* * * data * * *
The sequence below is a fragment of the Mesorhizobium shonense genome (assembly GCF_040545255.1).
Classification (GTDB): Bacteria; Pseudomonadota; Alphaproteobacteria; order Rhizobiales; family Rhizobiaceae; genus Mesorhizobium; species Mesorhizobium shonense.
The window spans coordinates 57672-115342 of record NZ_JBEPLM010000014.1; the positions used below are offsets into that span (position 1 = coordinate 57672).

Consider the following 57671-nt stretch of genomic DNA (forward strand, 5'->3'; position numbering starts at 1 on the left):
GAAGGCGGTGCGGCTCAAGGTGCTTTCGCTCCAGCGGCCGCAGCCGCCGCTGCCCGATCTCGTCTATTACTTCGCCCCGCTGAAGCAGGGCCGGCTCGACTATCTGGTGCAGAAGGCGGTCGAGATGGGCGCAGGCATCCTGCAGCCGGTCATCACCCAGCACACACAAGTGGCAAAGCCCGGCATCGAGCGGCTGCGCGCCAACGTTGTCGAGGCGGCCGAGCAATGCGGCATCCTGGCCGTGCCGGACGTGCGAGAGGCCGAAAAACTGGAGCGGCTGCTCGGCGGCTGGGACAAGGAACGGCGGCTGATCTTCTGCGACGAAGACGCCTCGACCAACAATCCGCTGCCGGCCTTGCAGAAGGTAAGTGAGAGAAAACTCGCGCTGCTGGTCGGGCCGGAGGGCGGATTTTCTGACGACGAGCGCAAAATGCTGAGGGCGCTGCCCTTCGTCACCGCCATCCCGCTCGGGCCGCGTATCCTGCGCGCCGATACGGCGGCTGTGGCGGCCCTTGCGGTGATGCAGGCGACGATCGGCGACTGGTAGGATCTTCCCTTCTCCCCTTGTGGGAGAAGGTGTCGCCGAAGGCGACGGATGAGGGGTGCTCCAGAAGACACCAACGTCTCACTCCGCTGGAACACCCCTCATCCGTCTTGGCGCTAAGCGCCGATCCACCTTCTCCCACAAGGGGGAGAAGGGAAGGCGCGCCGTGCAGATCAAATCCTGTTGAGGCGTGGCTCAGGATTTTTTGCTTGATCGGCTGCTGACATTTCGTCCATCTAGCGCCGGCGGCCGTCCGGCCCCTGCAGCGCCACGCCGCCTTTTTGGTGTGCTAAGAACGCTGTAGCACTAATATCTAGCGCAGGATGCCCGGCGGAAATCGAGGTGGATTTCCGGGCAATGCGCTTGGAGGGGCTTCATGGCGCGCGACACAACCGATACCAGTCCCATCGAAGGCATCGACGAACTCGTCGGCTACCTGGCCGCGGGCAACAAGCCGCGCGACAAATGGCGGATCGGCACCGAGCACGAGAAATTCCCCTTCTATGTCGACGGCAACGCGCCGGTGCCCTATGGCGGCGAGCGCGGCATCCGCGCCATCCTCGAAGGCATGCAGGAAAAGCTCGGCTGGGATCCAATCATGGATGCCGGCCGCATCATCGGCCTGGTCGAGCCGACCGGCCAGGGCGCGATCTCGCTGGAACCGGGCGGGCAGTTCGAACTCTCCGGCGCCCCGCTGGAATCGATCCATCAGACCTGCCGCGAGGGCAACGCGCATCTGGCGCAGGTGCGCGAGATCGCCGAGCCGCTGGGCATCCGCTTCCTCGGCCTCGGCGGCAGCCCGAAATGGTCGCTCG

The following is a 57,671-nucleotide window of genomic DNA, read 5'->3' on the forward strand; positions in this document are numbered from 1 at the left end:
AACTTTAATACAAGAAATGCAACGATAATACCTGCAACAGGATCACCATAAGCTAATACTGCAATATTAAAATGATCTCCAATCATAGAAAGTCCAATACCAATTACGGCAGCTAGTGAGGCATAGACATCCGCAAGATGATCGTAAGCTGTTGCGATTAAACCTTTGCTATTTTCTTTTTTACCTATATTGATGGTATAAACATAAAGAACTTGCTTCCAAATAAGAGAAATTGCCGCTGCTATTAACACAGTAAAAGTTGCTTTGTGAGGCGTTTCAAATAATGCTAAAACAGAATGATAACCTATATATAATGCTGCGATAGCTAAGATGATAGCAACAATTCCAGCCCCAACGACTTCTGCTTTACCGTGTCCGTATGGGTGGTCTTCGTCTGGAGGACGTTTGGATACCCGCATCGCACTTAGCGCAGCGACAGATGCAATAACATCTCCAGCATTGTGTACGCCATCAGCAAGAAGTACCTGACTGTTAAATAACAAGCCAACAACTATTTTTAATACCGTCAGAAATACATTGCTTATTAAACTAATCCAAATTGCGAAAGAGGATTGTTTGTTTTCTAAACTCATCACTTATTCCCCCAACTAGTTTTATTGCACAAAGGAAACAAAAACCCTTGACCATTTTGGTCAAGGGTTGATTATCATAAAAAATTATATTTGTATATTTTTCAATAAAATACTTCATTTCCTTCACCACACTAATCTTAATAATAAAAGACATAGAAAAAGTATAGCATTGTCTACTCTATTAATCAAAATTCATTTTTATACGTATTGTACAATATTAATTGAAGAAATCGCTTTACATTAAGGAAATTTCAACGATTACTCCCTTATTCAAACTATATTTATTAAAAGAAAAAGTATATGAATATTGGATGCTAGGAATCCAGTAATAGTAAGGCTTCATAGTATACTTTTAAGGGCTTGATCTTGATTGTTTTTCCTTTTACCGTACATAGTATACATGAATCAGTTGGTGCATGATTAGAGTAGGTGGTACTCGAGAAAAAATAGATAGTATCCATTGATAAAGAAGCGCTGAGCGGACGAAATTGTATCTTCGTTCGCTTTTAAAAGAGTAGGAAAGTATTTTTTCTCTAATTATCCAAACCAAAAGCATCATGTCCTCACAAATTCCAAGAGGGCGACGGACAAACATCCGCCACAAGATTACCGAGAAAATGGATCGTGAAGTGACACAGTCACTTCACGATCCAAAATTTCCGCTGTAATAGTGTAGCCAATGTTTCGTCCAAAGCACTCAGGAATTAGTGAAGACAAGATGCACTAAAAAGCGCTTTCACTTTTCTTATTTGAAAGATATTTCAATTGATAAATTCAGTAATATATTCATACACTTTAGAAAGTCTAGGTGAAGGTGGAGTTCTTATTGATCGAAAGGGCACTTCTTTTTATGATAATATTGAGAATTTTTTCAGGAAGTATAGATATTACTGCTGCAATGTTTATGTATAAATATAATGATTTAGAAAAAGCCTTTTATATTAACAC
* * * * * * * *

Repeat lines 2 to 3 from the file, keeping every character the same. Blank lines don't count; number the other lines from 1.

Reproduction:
Classification (GTDB): Bacteria; Pseudomonadota; Alphaproteobacteria; order Rhizobiales; family Rhizobiaceae; genus Mesorhizobium; species Mesorhizobium shonense.
The window spans coordinates 57672-115342 of record NZ_JBEPLM010000014.1; the positions used below are offsets into that span (position 1 = coordinate 57672).